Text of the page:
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6F23

Sensibly equivalent to:
6EL7 EF812 Z749
See also:
Valves and their Habits
    
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The 6F23 is a screened amplifier pentode. The presence of two cathode connections suggests an RF role where lead inductance needs to kept to a minimum.
Thanks to Dave Harding for the following information. The 6F23 was used in the late 1950s and early 1960s as an IF amplifier in Ultra TV sets. Ultra always used Mazda valves (30P4/30P19 line output 30PL13 frame) at the time. It was always felt this was because they were produced 'in house', Ultra and Mazda being part of the same company. The valves were near equivalents of the popular Mullard EF80/EF85 - PL36 and PCL85 though not pin compatable. As an afterthought Mazda valves were very unreliable compared to Mullard and Brimar was somewhere in between. (Not that the PCL85 was an icon of reliability.)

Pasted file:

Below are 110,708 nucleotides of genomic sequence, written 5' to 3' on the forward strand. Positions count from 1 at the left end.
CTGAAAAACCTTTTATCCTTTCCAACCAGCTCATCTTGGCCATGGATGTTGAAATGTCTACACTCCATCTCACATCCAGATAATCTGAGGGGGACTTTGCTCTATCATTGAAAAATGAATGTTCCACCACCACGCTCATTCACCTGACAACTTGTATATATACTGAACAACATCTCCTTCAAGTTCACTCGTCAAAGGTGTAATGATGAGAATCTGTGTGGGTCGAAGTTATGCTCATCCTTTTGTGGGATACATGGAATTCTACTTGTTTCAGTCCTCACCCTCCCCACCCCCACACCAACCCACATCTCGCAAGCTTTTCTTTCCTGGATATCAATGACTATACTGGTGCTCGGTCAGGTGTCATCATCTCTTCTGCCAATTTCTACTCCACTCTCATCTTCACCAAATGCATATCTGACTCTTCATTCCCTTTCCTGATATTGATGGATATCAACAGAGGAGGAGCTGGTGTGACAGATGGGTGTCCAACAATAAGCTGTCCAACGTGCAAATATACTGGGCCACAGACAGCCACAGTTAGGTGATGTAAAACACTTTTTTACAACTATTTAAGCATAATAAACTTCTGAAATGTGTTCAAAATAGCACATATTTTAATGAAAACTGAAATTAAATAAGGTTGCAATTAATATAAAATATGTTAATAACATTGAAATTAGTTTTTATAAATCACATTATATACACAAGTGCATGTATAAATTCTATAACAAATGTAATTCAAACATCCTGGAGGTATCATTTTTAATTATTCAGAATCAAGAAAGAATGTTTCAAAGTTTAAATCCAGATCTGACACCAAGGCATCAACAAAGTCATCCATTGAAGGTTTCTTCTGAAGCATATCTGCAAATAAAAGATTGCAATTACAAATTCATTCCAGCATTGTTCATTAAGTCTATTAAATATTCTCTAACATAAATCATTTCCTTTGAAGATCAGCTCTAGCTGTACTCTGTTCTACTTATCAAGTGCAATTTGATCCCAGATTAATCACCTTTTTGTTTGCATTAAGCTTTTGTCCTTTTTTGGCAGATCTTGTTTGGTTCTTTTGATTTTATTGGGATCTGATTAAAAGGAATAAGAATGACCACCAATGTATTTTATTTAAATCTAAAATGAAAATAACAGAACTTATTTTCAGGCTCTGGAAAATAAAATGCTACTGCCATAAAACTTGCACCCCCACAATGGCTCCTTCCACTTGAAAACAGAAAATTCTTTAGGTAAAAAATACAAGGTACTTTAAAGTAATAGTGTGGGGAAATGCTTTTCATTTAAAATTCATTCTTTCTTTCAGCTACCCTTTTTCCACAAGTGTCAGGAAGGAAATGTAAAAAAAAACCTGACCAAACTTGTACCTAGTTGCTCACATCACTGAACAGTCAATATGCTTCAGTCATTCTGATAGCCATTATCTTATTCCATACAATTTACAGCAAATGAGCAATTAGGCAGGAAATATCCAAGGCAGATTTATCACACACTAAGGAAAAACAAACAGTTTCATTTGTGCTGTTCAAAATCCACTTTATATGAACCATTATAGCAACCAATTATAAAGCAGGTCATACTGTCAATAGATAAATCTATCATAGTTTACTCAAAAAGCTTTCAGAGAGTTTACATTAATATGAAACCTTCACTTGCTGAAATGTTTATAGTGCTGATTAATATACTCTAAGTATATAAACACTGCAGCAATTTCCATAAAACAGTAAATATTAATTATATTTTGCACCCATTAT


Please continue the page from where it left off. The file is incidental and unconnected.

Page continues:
The screen makes observing the inside difficult but copper supports can be seen.
It is a true pentode with three wire grids.
The thin glass tube envelope is 21 mm in diameter, and excluding the B9A base pins, is 58 mm tall.
References: Datasheet, 1040 & Dave Harding. Type 6F23 was first introduced in 1959.

 

Pin Connections
B9A
1
2
3
4
5
6
7
8
9
k
g1
k
h
h
s
a
g2
g3

 

Absolute Maximum Operating Conditions
Pentode
Vh
Ah
Va
Vs
Vg
mAa
mAs
gm
6.3
0.3
170
170
-1.9
10.0
2.6
9.2
Thanks to Frank Philipse for supplying the above PDF datasheet.
Updated April 12, 2015.
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